To its bipartisan critics - from former President George W. Bush to President Barack Obama to Defense Secretary Robert Gates - spending more money on an "alternative" engine for the F-35 fighter jet is a boondoggle.

To its bipartisan proponents -from Democratic Sen. Sherrod Brown of Ohio to GOP House Speaker-designate John Boehner of West Chester - spending more money on a "competitive" engine is a boon that ultimately lowers costs, boosts national security, improves the Joint Strike Fighter's reliability and creates hundreds of jobs.

For anyone looking for an example of why killing off earmarks will not be easy, look no further than the debate over the F-35 alternative/competitive engine.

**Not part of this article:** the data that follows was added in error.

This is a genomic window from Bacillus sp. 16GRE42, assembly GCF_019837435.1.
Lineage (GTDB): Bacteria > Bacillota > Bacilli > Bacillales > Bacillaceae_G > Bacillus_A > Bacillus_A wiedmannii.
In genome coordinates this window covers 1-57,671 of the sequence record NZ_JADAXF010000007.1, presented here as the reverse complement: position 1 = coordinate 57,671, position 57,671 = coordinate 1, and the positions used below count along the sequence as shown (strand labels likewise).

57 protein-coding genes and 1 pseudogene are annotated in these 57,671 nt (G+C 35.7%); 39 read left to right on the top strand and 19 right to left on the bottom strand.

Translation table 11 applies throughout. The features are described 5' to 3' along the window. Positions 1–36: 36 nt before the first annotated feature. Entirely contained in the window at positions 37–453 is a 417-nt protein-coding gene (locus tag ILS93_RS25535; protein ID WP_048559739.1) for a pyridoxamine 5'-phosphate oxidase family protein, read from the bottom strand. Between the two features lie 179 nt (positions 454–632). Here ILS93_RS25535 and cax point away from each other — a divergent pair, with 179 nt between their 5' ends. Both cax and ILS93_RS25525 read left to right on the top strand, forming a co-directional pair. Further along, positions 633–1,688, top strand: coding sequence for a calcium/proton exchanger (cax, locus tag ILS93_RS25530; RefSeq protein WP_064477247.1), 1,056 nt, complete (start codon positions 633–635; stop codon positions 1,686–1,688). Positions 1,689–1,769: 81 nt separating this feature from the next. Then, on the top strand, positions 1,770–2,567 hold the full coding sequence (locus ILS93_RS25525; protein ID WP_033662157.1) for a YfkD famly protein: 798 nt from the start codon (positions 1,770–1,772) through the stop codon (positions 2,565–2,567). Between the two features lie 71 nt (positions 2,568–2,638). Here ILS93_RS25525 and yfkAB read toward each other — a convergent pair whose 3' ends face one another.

About a thousand of those engine jobs are to be found in Ohio, in General Electric Aviation's plant outside Cincinnati. That's a not-so-subtle clue as to why the liberal Brown and conservative Boehner, normally at loggerheads over just about everything, are singing the same tune about the F-35.

Before the 111 {+t}{+h} Congress adjourned its lame-duck session and headed home, Brown celebrated the inclusion of continued funding for the backup-engine program in the spending bill that keeps the government running at 2010 levels until March 4.

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